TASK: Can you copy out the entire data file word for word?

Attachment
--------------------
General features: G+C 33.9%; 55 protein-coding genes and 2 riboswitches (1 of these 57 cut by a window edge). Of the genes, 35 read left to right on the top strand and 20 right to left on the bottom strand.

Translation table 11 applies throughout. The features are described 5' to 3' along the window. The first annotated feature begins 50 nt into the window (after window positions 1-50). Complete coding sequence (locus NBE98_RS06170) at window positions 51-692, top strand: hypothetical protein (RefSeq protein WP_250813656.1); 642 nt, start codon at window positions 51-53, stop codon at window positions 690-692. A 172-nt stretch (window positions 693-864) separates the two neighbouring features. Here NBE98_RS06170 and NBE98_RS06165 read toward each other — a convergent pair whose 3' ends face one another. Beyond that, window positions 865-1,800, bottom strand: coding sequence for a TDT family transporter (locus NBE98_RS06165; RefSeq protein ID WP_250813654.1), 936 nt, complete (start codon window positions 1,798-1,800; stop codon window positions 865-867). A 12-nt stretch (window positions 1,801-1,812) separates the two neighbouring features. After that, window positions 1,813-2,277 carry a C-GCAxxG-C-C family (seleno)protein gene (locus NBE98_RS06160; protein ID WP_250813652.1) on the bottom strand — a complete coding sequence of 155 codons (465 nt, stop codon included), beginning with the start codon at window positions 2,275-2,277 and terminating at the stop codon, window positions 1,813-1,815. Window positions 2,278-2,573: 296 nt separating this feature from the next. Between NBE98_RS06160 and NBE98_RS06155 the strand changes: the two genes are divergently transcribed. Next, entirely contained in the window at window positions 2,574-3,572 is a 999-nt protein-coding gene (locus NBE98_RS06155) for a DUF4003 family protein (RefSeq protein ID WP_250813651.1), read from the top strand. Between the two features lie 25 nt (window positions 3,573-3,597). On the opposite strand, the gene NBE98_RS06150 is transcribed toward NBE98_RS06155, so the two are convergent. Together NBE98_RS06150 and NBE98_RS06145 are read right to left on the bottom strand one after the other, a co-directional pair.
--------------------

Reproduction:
General features: G+C 33.9%; 55 protein-coding genes and 2 riboswitches (1 of these 57 cut by a window edge). Of the genes, 35 read left to right on the top strand and 20 right to left on the bottom strand.

Translation table 11 applies throughout. The features are described 5' to 3' along the window. The first annotated feature begins 50 nt into the window (after window positions 1-50). Complete coding sequence (locus NBE98_RS06170) at window positions 51-692, top strand: hypothetical protein (RefSeq protein WP_250813656.1); 642 nt, start codon at window positions 51-53, stop codon at window positions 690-692. A 172-nt stretch (window positions 693-864) separates the two neighbouring features. Here NBE98_RS06170 and NBE98_RS06165 read toward each other — a convergent pair whose 3' ends face one another. Beyond that, window positions 865-1,800, bottom strand: coding sequence for a TDT family transporter (locus NBE98_RS06165; RefSeq protein ID WP_250813654.1), 936 nt, complete (start codon window positions 1,798-1,800; stop codon window positions 865-867). A 12-nt stretch (window positions 1,801-1,812) separates the two neighbouring features. After that, window positions 1,813-2,277 carry a C-GCAxxG-C-C family (seleno)protein gene (locus NBE98_RS06160; protein ID WP_250813652.1) on the bottom strand — a complete coding sequence of 155 codons (465 nt, stop codon included), beginning with the start codon at window positions 2,275-2,277 and terminating at the stop codon, window positions 1,813-1,815. Window positions 2,278-2,573: 296 nt separating this feature from the next. Between NBE98_RS06160 and NBE98_RS06155 the strand changes: the two genes are divergently transcribed. Next, entirely contained in the window at window positions 2,574-3,572 is a 999-nt protein-coding gene (locus NBE98_RS06155) for a DUF4003 family protein (RefSeq protein ID WP_250813651.1), read from the top strand. Between the two features lie 25 nt (window positions 3,573-3,597). On the opposite strand, the gene NBE98_RS06150 is transcribed toward NBE98_RS06155, so the two are convergent. Together NBE98_RS06150 and NBE98_RS06145 are read right to left on the bottom strand one after the other, a co-directional pair.